A Mississippi Miracle

January 27, 2016

In March of 2004, a battle began over the rights of abused and neglected children in the state of Mississippi. Today, the struggle rages on, as Mississippi fights to restore a broken system. The New York Times revealed the dismal story in a recent article, detailing the patterns of negligence that led to the clash in the courtroom.

According to their website, Children’s Rights, with a counsel of lawyers acting on behalf of every Mississippi child in the custody of the Department of Family and Children’s Services (DFCS), filed a lawsuit against DFCS alleging violations of the state’s obligations to protect the abused and neglected children in its custody, and of the children’s constitutional rights to due process. While settlements were reached and substantial reforms were made, more than a decade later, many regions continued to lag behind. Fast forward to today, and the state admits that it never actually complied with many of the mandatory regulations put into place to start with. Mississippi must now attempt to avoid becoming the first state to have its child welfare program put into receivership, in which an outside agency would be hired to run the system.

The Times reported that as of December 2015, the state recognized 1,486 licensed foster homes for the over 5,000 children in its care. Additionally, over 4,000 children are monitored by the state, while not being under its custody. This brings the number of documented at-risk children to almost 10,000. They also uncovered accounts of overwhelmed social workers leaving a child in an abusive situation or even destroying evidence of abuse in order to keep from adding to an already unmanageable caseload. While Governor Bryant has been quick to engage the situation, naming former Supreme Court Justice David Chandler as head of DFCS, the previous legislative session met only a fourth of his requested budget increase. It has become increasingly evident that while the need is astronomical, the resources are slim.

Enter Palmer Home for Children—an organization that has provided an alternative to the state foster care system for children in need since 1895.

Today, Palmer Home and its affiliates care for over 100 children, through residential care and foster care networks. While the need is still great, their impact cannot be ignored. President and CEO Drake Bassett says the organization is ready to become an even larger part of the solution.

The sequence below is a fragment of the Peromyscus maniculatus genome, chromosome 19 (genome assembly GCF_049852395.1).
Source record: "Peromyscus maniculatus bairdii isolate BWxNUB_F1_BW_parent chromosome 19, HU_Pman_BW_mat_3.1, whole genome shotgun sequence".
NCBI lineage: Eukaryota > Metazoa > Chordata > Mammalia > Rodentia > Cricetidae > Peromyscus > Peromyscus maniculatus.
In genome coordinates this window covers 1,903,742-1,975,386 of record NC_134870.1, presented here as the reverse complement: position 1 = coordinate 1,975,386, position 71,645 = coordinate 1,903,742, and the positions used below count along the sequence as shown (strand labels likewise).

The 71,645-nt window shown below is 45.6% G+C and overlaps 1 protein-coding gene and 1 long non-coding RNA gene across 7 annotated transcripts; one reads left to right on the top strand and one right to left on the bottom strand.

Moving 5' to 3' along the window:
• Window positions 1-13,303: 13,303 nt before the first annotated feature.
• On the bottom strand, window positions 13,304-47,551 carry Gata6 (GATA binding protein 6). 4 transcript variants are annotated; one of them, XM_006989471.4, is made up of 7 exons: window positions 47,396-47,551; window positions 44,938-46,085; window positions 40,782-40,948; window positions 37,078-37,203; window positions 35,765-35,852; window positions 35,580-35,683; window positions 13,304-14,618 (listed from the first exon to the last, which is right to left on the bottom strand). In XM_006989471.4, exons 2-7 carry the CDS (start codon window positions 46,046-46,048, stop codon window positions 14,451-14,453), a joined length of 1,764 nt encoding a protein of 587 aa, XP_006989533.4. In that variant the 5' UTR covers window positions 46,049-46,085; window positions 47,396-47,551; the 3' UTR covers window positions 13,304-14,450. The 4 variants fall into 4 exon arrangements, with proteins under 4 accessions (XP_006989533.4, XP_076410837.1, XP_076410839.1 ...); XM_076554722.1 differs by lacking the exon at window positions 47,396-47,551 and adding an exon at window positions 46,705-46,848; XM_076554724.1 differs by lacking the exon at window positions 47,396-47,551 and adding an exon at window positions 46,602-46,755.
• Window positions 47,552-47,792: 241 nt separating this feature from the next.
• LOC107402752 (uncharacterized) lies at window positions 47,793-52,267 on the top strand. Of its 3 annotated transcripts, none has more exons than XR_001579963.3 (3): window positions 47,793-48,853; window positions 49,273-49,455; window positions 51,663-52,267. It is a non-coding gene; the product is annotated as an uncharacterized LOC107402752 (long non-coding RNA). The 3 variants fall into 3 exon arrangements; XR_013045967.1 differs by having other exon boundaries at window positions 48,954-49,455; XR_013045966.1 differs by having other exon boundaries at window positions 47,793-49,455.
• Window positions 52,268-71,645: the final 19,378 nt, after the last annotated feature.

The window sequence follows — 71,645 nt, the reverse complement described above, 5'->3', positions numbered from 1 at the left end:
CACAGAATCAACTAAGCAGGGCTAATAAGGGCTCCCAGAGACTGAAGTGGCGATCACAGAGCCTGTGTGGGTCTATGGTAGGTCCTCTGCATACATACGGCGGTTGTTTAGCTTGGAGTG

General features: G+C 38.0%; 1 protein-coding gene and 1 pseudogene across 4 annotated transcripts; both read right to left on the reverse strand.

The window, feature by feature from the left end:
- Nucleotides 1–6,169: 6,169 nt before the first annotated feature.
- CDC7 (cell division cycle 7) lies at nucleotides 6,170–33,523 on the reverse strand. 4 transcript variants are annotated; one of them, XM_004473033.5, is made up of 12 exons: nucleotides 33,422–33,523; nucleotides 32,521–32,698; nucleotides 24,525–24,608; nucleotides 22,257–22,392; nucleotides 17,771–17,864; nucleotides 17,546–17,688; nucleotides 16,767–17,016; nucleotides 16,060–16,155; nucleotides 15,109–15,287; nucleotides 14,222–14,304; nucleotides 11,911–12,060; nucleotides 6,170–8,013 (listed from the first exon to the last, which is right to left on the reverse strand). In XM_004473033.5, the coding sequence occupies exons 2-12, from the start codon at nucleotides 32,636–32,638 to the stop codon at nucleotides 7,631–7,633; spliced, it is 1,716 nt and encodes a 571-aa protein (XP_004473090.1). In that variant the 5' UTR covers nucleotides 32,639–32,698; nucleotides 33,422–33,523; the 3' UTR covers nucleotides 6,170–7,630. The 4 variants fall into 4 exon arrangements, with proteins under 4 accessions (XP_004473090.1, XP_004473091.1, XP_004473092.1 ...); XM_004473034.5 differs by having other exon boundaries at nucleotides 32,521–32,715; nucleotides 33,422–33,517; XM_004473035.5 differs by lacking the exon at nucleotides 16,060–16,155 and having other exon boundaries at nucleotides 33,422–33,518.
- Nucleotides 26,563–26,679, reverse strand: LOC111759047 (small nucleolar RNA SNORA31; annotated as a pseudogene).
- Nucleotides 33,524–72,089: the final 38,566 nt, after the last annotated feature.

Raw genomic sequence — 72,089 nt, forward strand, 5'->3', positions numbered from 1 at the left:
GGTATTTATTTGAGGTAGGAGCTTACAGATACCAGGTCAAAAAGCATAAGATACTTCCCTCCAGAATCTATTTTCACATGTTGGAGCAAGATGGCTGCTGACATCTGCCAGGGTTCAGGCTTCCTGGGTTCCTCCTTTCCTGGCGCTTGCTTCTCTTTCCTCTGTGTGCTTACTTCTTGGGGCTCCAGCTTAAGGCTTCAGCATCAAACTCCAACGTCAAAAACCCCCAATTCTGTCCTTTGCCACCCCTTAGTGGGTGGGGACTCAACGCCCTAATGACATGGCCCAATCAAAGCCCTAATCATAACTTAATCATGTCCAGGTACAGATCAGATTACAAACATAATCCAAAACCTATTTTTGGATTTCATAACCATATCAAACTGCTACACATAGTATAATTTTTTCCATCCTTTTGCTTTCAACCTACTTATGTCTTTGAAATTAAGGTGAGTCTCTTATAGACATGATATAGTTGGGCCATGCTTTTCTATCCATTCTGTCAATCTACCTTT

Under Bassett’s leadership, Palmer Home for Children has drawn on 120 years of experience in childcare to develop the Whole Child Initiative, a comprehensive approach to caring for children that addresses the physical, emotional, educational, and spiritual needs of each child that comes into their care. Palmer Home is actively involved in training and equipping individuals and families through the Whole Child Initiative. Bassett describes the vision as a way to build “a privately funded foster care network that relieves financial pressure from the state and delivers people committed to doing this for all the right reasons.” He adds, “Our organization is prepared to work closely with Dr. Chandler and state officials to address the ongoing need and provide an answer for the children of Mississippi.”

As the 2016 legislative session continues and lawmakers work to decide the fate of the state-run system, Palmer Home for Children continues its mission. The results they see are nothing short of remarkable. From children improving by multiple grade levels in a single school year, to young adults regaining even the slightest proclivity for affection and trust, lives are being restored every day. Some might even call it a miracle. In light of tragedies revealed by The New York Times, one thing is for sure—lives are being transformed through Palmer Home for Children.


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